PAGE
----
In recent years, large spills from oil pipelines and tankers, leaks from nuclear reactors and the constant need for lighter and stronger materials in the transportation industry illustrate the need for materials with improved fracture resistance. Recent reports also suggest that the costs of fracture in Europe reach 4% of Europe’s gross domestic product which mean about 500 billion Euros. These facts show how fracture of structural materials can have detrimental effects in terms of health and safety, the environment, and the economy. One key elements that prevents better fracture predictions is a lack of information on fracture at the microscale. Indeed, fracture takes place by the formation and growth of microvoids and how these voids grow is still unknown and prevents the development of accurate fracture models. This proposal aims at providing a significant contribution towards our understanding of fracture at the microscale through a combination of state-of-the-art experiments and models.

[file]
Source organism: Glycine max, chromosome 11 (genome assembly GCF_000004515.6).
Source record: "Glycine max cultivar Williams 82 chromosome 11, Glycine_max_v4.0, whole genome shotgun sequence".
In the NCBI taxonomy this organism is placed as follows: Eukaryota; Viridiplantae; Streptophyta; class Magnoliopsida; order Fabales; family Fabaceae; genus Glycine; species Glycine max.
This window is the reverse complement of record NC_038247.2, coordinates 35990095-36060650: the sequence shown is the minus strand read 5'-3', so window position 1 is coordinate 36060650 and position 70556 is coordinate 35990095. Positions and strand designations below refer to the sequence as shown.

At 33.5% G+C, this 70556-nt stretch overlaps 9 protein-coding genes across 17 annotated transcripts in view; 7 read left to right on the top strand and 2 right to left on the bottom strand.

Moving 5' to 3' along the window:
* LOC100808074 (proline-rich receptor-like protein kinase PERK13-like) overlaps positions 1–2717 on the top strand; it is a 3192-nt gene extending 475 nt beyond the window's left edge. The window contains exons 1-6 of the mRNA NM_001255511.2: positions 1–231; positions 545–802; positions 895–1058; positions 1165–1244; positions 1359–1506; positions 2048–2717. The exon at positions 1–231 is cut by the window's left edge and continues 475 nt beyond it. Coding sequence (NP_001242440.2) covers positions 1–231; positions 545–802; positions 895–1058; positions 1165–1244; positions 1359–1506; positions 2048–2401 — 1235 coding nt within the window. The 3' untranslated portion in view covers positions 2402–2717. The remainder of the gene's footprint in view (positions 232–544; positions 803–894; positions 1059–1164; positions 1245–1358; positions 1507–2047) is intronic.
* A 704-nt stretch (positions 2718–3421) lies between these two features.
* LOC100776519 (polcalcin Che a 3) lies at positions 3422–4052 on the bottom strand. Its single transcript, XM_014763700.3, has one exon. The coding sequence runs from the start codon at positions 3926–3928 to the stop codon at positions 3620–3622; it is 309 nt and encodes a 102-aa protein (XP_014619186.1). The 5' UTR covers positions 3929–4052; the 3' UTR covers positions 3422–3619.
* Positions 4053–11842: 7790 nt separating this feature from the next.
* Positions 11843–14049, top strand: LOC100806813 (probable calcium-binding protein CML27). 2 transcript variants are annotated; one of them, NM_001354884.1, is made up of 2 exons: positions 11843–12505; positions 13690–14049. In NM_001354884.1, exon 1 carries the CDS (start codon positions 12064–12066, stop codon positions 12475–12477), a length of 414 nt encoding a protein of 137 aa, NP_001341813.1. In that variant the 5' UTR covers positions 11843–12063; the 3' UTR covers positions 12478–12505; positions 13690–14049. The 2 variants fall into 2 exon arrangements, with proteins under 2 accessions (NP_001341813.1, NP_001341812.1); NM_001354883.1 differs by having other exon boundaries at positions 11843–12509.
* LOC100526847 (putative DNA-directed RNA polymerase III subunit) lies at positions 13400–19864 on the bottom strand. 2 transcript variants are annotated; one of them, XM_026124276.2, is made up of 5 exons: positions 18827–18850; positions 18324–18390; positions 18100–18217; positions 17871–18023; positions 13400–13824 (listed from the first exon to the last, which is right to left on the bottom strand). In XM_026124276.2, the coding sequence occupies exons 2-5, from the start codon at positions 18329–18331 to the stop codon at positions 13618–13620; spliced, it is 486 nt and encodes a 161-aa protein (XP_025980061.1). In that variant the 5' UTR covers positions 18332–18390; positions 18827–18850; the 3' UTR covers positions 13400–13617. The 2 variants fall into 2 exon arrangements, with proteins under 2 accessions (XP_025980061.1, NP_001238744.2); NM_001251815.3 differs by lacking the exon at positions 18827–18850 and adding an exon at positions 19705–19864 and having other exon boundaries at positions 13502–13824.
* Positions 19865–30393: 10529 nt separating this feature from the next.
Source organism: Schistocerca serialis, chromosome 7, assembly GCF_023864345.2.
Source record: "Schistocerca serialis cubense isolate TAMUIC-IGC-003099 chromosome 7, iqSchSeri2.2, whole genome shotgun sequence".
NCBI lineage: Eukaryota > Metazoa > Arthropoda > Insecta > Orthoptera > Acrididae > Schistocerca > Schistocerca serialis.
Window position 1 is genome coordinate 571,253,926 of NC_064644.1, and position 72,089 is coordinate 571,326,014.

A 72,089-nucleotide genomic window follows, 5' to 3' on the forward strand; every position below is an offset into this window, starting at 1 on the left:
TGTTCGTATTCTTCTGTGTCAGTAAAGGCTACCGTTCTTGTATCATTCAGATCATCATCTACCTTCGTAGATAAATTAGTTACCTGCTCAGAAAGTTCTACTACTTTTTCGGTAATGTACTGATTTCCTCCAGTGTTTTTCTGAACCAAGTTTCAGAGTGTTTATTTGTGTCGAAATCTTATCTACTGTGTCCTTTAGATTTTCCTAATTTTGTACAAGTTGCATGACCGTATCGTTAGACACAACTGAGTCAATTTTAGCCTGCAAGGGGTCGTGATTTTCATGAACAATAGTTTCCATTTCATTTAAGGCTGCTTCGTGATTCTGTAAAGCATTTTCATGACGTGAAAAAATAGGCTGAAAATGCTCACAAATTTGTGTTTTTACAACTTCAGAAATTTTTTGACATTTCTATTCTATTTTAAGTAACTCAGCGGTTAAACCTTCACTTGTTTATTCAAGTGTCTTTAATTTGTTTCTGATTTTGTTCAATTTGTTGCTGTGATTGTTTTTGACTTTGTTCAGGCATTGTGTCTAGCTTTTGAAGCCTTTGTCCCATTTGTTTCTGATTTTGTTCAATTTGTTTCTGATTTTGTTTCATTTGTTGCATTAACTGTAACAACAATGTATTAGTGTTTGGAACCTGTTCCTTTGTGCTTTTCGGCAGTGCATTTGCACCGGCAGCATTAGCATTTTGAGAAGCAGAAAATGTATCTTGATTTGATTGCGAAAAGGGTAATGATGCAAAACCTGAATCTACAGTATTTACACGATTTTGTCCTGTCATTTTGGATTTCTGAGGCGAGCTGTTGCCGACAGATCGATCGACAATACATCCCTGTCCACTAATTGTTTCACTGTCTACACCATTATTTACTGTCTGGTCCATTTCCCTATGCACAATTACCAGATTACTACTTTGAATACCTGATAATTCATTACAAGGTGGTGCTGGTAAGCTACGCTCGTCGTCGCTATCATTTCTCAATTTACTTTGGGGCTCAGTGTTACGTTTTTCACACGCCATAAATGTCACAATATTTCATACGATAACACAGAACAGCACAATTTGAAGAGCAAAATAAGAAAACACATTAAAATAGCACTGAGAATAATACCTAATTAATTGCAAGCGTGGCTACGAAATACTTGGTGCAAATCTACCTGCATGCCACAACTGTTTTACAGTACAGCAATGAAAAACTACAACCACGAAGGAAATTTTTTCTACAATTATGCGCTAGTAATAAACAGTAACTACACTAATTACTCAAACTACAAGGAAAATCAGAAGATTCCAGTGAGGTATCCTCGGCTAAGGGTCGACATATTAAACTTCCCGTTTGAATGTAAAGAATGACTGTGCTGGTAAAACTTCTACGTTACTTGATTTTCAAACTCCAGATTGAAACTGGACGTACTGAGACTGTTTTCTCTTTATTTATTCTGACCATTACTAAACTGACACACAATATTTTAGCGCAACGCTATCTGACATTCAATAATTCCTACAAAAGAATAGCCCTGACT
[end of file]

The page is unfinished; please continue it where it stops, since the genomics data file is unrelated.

Microvoids will be introduced in metallic single crystals and their growth will be followed in-situ at high resolution. The effects of void size and crystal orientation will be investigated and the results will be used to validate dislocation dynamics and crystal plasticity models. The outcomes of the project will be new experimental evidence of fracture at the microscale and the creation of an improved crystal plasticity model that can take into account size effects to better predict metal fracture.
Fields of science
- agricultural sciencesagriculture, forestry, and fisheriesagriculturegrains and oilseeds
- natural scienceschemical sciencesinorganic chemistrymetals
- natural sciencesphysical sciencesopticsmicroscopyelectron microscopy
- engineering and technologyother engineering and technologiesnuclear engineering
- natural scienceschemical sciencesinorganic chemistryinorganic compounds
Call for proposal
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